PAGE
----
It may happen that an interior soul such as the one in question does indeed have a Priestly vocation and at the present moment is fighting against violent vices of impurity. The sign that the vocation is of divine origin will be how generous, magnanimous, ruthlessly self-effacing is the soul in its zealous and earnest quest for greater prayer, self-abnegation, mortification and filial abandonment to God in offering Him the Crosses He deigns to send us (anything from stubbing your toe to a tragic loss in the family). Such an individual will indeed make progress in the Purgative life and overcome their vices to the point where they are ready for the passive purification of the senses that is a prelude to the Illuminative way of spiritual proficients. This will necessarily eradicate any residual effects that the vices may have left behind, even after being overcome. Such a man will be worthy of the clerical dignity, and his progress toward the Unitive life of the perfect should continue as he ascends through the Minor Ordes unto the Major Orders.

    It also comes to pass that there are interior souls who have to struggle against vices but are exceedingly attracted to the Priesthood, whilst retarding their progress in the spiritual life by their neglect of the means of grace in their war against impurity. Even while they are degenerating, these souls still feel a strong proclivity to matriculate into a Seminary and attain to holy Tonsure and the other Orders. However, according to the cases I have observed, this attraction is not a vocation of divine origin, but rather a very perilous temptation whereby the devil seeks to entrap these souls and use them in order to profane Holy Orders and work the destruction of numberless faithful whom they will mislead or outright pervert with their tepidity and weakness. If the attraction to Holy Orders remains even after a considerate amount of culpable retardation in the spiritual life (especially if it proportionally increases as the soul fails to combat temptations), then it is definitely a perilous and veiled temptation, stemming from spiritual pride and complacency and artfully manipulated by the devil.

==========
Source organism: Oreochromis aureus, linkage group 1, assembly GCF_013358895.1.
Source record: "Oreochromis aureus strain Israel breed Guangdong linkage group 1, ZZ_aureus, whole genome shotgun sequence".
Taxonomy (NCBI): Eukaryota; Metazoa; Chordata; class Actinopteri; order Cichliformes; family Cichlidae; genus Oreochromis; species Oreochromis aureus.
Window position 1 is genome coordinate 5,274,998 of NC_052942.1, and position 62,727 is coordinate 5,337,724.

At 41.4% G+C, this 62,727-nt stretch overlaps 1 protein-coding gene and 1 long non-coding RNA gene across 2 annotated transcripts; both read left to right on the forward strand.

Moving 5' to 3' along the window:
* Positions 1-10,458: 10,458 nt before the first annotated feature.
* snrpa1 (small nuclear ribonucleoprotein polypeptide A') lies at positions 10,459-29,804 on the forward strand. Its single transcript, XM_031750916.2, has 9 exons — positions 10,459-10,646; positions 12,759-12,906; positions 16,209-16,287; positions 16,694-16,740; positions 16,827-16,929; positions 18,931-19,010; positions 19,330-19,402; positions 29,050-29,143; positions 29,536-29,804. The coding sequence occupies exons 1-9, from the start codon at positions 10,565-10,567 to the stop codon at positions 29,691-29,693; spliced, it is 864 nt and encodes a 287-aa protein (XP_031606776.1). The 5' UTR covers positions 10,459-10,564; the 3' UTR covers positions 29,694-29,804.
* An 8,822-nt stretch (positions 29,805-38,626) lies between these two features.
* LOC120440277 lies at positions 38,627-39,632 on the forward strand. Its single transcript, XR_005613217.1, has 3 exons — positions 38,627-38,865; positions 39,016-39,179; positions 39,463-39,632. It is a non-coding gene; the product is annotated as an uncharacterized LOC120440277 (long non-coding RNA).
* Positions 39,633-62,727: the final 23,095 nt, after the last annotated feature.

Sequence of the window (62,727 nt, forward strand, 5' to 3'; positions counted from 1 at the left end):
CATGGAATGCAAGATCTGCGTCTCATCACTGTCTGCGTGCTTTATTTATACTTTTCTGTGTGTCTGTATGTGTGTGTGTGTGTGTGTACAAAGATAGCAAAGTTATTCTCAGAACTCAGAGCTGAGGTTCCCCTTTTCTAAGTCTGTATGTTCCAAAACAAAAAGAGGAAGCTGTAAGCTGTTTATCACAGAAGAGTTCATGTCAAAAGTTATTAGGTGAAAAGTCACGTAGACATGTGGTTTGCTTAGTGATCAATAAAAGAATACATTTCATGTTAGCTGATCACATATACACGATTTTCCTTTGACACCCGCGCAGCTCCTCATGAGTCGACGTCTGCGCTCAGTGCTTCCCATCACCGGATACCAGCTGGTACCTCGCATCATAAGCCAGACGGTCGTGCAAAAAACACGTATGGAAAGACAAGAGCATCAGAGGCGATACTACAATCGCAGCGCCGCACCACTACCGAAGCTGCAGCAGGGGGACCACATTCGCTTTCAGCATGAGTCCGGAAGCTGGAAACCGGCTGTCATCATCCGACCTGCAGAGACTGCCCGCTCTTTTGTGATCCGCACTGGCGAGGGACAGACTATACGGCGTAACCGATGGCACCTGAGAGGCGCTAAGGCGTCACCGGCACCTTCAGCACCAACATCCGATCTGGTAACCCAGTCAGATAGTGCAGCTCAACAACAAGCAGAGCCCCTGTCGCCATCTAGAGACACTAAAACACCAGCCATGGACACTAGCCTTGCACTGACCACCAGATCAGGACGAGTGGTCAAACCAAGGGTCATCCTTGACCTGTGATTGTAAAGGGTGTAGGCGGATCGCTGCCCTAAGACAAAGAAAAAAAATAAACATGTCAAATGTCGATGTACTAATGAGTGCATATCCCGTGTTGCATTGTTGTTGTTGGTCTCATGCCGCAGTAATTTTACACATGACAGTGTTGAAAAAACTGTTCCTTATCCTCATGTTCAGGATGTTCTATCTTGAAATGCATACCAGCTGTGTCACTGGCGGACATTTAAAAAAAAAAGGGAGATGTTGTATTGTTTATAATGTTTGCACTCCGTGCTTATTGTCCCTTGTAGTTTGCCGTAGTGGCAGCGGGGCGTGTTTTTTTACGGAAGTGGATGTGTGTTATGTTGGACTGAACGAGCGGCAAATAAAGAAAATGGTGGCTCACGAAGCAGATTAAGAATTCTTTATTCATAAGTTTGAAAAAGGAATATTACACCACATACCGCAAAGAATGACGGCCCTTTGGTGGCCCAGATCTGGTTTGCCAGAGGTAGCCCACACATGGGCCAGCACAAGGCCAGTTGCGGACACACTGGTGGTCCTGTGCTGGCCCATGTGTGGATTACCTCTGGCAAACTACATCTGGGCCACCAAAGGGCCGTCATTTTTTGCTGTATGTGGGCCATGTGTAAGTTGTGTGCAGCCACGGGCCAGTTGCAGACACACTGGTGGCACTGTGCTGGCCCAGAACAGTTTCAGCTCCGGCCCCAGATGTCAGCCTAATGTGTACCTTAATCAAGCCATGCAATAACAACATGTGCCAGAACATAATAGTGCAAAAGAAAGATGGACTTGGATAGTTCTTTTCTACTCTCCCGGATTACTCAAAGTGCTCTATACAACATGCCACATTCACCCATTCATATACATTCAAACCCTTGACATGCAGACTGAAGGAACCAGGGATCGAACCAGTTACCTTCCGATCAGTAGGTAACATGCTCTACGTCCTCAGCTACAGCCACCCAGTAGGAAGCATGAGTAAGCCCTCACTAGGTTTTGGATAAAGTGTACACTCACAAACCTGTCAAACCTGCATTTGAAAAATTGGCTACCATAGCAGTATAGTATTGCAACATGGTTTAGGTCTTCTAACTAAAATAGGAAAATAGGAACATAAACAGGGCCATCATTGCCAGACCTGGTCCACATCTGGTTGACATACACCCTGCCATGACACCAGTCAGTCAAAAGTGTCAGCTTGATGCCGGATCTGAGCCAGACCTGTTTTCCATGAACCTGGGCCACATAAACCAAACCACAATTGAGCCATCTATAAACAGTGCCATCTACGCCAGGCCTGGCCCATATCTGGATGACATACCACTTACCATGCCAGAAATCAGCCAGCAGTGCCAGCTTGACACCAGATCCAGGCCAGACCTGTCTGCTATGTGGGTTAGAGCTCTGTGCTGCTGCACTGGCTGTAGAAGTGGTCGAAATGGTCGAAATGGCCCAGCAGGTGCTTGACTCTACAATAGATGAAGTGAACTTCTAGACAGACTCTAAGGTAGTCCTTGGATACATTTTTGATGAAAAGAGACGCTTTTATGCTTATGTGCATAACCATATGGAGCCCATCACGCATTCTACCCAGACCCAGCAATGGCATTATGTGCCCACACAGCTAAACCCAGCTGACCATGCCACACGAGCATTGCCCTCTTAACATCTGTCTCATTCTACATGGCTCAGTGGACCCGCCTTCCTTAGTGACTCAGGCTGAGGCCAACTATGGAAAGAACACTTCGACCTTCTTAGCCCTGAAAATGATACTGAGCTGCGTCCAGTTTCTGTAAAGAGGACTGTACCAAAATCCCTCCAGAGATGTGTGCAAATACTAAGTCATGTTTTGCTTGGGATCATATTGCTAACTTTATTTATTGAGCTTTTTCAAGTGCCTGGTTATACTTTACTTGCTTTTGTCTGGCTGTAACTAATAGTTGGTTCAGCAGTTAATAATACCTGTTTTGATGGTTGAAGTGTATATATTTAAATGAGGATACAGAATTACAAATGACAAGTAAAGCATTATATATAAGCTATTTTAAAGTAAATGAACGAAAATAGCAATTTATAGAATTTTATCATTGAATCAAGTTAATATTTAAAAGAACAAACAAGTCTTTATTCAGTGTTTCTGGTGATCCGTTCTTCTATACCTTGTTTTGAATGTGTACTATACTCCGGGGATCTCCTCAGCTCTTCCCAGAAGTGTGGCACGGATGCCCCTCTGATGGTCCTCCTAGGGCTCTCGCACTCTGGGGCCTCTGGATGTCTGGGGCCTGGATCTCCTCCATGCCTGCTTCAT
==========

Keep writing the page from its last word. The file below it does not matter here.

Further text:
The scandals in the present day clergy may have their ultimate origin from such an above-mentioned delusion whereby unfit candidates for Holy Orders have seduced themselves into boldly and audaciously seeking and obtaining these Orders, to the greater destruction of their souls and those of the faithful over whom they pretend to exercise pastoral care. It is my private opinion that such a thing may be a sign of reprobation, if due penance is not done.

    Again, these are general remarks, based on the cases which I have encountered. They may not apply to you, but they are made because I know for certain that you are not the only young man in such a predicament. People have no idea how many interior souls there are who face a similar situation and even worse...

    I hope these notes may help you and others somehow, but please do seek the counsel of a learned and holy Priest. He alone can help you.

    Be assured of my prayers  :pray:
    Please ignore all that I have written regarding sedevacantism.


    Offline Vladimir

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    Signs of a vocation and counter- indicators
    « Reply #2 on: August 06, 2011, 09:29:22 AM »
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  • You can't really discern a vocation to the priesthood until you live in the seminary. Going into a seminary is not making a guarantee that you will become a priest. It is not a commitment. So if you want to know - first find a spiritual director, then go to the seminary. If you make it through the 7 years and the superiors think you have a vocation - you will know once a bishop ordains you.

    In the meantime though: do your best to live a holy life. You can do this in any station of life. Do good and avoid evil, extirpate your sinful habits and imperfections, pray for the living and the dead, practice exterior mortification that is appropriate to one's station in life and spiritual maturity (as a general rule, anything beyond basic mortifications such as: waking up early to pray, taking a cold shower, etc are not to be undertaken without the discretion of a spiritual director; even such simple mortifications that can be practised by the great multitude of the faithful are not to be practised if they impede on the person's ability to fulfill the duties of his station - for most laypersons, mortification can simply mean refraining from sin or refraining from indulging in lawful pleasures such as food).

    Use your time in the world to mature in the spiritual life and become what God wants you to be in your current station. Seminary is not a place to mature, but a place to discern.

    the above information is paraphrased from a priest, not myself.




    Offline Canuk the Lionheart

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    Signs of a vocation and counter- indicators